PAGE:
Australia is losing significant market share to countries marketing non-mulesed wool and needs to be tapping into a lucrative market for non-mulesed wool by breeding sheep free of body wrinkle and with a bare breech, according to NSW Merino breeder Chad Taylor.
Mr Taylor from Wellington, 50km south-east of Dubbo, stopped mulesing his Merino sheep more than a decade ago, opening the door to markets where non-mulesed wool offered premiums of 50¢ to $1/kg.
‘‘If we are not breeding wool right around the tail of the sheep then there is less chance of catching the dag and urine streams which makes it quite simple to stop mulesing,’’ Mr Taylor said.
‘‘Given there is a demand for un-mulesed wool, we want to be in a position to supply that demand by breeding sheep free of wrinkle and with a bare breech, eliminating the need for mulesing.’’
Mr Taylor said he relied on feedback on dag scores in sire evaluation trials to fine tune body and breech wrinkle in his Mumblebone stud rams.
One ram in particular has emerged in the New England Sire Evaluation Associations’ trial as a trait leader for reduced breech cover, low breech wrinkle and dag, and low body wrinkle.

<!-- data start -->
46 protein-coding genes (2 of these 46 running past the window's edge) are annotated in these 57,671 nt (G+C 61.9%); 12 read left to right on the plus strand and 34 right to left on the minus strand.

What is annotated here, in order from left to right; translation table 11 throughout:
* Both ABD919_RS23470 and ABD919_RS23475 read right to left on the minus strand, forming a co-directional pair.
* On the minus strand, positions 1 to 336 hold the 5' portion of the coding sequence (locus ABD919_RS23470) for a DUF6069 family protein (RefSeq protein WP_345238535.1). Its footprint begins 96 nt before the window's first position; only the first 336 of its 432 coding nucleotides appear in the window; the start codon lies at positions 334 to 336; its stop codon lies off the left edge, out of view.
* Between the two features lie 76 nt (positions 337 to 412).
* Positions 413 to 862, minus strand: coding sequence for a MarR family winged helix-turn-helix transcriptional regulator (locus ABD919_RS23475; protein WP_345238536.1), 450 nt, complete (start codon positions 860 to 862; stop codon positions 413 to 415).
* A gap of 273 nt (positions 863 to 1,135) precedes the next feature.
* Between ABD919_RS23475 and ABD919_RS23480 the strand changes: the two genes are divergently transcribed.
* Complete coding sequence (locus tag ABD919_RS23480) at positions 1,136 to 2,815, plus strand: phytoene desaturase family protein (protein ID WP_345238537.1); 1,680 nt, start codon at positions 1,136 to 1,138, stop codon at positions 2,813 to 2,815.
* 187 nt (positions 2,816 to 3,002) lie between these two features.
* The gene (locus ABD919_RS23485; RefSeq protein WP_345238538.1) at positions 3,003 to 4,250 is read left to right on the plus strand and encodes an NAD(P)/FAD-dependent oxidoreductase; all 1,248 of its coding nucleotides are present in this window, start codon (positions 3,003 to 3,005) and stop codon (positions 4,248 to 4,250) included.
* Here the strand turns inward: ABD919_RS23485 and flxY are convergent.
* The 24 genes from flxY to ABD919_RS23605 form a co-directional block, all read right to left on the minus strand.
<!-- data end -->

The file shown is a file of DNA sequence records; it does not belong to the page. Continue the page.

The ram, Mumblebone 13-0389, was ranked as a leader in a number of areas including as a trait leader in the Dual Purpose Plus Index which focuses on maintaining fibre diameter and staple strength with increased body weight and carcase traits, and the Wool Production Plus Index.
Mr Taylor said he believed the ram had a lot to offer the industry.
‘‘Sire evaluations are a great way of measuring a sire’s true genetic merit, under the same environmental factors, right away from artificial breeding.
‘‘By having rams entered in sire evaluation trials around the country, we can measure those genetics against other leading sires, in vastly different environmental conditions.’’